You know that a butterfly or moth has different stages to go through before becoming an adult; first an egg, then a larva (or caterpillar), then the pupa stage where the caterpillar goes into a chrysalis or cocoon and then the adult. But did you know that larvae go through different stages too?
After the caterpillar cuts through its eggshell it begins to eat and eat and grow until its skin becomes too tight! So it must molt or shed its old skin. Later it will outgrow the new skin too and molt again. These different stages between molts are called instars. Moths and butterflies may go through around five instars before they reach their final instar just before turning into a pupa. In the final instar the mature larva may look nothing like the larva it looked like when it came out of the egg. It's grown bigger, maybe even changed colors and possibly grown hairs, maybe with tufts called "pencils" or even spines or bristles!
Here we take a look at the Milkweed Tussock Moth caterpillar. Its scientific name is Euchaetes egle. The female moth lays her eggs in clusters on the underside of a milkweed leaf. It will most likely be a milkweed leaf because milkweed is the most common host plant for this type of caterpillar, but they can be found on dogbane too. Every species of caterpillar has their own host plant and they will not eat unless they have the right one!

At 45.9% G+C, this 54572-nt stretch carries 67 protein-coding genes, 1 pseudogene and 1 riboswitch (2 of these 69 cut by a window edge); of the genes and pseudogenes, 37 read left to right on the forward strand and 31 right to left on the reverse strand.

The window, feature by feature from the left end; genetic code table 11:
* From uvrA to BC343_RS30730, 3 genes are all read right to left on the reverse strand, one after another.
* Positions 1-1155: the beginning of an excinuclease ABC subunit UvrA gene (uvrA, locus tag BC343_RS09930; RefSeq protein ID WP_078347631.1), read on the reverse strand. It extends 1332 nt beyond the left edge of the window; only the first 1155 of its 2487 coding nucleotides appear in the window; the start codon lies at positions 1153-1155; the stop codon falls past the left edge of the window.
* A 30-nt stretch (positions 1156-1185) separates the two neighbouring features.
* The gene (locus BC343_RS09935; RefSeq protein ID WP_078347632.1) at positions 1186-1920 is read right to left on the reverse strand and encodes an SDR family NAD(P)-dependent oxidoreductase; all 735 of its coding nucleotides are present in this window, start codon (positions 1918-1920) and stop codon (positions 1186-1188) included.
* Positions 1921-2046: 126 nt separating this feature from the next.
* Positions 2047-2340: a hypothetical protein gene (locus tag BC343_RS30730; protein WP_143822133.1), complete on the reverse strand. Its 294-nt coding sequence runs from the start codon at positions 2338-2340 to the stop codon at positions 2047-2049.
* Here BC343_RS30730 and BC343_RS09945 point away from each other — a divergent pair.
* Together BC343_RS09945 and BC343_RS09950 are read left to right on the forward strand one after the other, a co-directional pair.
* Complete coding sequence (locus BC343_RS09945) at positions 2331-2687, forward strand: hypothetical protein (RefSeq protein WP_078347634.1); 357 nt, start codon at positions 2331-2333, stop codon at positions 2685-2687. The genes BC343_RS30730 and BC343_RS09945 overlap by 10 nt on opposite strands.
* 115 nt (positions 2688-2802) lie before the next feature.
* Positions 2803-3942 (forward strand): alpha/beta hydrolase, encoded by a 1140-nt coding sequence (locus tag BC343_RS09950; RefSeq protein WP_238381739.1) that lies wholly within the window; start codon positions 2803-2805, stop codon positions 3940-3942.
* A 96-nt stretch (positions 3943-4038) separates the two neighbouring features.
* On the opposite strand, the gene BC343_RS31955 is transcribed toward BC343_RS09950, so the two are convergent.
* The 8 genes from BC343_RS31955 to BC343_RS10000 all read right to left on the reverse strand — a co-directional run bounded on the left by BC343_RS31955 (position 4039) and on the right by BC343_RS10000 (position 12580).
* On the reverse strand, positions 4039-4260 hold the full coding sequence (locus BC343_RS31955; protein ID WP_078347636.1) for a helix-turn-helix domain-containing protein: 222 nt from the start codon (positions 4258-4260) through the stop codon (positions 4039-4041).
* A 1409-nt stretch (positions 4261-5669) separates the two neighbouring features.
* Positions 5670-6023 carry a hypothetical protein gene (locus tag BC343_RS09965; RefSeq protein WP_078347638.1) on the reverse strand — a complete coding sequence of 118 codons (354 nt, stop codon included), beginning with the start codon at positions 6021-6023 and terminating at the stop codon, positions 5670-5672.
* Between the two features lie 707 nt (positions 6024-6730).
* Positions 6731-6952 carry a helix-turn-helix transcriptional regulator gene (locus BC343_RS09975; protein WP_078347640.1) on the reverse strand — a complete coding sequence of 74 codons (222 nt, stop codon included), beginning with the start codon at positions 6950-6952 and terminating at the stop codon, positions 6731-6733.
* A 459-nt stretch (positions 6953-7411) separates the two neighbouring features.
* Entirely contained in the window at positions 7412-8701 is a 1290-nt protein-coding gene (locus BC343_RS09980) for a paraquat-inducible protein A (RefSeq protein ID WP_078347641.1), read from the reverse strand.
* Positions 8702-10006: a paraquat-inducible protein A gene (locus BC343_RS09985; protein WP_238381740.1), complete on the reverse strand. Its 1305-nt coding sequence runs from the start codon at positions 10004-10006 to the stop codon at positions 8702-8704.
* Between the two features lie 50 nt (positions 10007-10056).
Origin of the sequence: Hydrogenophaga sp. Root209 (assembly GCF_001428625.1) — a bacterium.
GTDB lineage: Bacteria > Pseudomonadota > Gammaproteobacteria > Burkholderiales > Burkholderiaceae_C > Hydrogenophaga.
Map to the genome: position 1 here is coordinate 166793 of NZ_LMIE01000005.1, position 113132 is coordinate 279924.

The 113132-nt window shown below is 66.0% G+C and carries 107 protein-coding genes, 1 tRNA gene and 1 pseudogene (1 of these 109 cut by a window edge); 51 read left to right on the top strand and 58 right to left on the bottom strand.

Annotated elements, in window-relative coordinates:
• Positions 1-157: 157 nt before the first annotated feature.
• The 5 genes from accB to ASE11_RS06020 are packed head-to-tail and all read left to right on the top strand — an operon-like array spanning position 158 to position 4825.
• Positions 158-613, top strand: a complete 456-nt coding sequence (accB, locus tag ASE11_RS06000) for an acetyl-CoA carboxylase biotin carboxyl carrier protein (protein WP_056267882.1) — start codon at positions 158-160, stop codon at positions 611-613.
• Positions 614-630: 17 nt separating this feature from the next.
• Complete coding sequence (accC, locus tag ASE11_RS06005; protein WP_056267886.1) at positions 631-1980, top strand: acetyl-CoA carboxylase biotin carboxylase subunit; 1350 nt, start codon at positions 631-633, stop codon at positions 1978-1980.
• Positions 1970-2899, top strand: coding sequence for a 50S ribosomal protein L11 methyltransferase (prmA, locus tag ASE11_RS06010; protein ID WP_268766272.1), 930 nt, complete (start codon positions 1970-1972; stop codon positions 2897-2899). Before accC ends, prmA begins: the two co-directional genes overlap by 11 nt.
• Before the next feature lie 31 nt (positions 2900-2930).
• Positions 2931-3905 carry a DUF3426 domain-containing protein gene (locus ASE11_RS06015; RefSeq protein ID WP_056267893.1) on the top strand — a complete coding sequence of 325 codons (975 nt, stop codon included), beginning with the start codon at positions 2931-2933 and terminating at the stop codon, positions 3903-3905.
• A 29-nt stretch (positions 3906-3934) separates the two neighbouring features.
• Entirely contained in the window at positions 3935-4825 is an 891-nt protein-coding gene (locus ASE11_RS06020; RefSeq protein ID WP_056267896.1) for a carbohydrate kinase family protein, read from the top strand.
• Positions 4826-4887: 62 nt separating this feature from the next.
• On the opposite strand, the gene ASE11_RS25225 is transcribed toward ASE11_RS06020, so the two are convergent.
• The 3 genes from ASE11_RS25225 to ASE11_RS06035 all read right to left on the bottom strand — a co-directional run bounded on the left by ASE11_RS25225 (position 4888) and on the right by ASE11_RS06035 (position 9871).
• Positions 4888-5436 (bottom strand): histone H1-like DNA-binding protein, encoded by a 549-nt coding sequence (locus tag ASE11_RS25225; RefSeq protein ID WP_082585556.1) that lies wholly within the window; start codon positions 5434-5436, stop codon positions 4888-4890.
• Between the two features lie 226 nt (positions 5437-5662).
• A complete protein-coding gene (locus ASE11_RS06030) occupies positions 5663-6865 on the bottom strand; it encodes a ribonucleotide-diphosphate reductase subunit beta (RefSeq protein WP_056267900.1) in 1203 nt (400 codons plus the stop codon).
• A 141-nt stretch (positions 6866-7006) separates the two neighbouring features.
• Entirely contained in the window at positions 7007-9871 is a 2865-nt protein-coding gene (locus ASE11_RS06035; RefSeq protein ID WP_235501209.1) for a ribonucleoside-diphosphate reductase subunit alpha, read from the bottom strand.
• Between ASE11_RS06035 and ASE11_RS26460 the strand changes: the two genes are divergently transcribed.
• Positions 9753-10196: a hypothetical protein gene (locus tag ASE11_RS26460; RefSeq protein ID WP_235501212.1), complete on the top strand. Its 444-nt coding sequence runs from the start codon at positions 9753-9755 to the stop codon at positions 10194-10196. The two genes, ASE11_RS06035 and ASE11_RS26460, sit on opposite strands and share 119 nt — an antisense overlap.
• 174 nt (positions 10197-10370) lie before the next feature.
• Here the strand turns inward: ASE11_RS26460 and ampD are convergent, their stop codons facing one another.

When the larvae hatch from their eggs they are very tiny and cream colored in appearance. This is called the first instar. Each instar generally takes about five days to a week to complete.
They start eating the milkweed leaf. By eating milkweed plants it makes these little caterpillars toxic and not very good tasting to predators. This is called chemical defense. Together they skeletonize whole leaves, just leaving behind the viens.
In the picture on the right, taken only 24 hours later, they have begun to grow white hairs and you can see clearer their little black heads.
They keep eating, growing bigger and now have many black and white hair "pencils" of different lengths on the front, rear and sides, with the middle segments having six pairs of thick orange and black tufts! These new bright contrasting colors make them easy to see and are a warning to predators that they are toxic.
Although these caterpillars stick together for the first three instars, after that they start to spread out until in their final instar, when they head out on their own to find a place to safely go into their hairy cocoon which will protect them over the winter.
The adult moth's wings are dull in color but it has a bright yellow or orange abdomen with rows of black spots. You can learn more about Milkweed Tussock Moths by visiting Butterflies and Moths of North America website.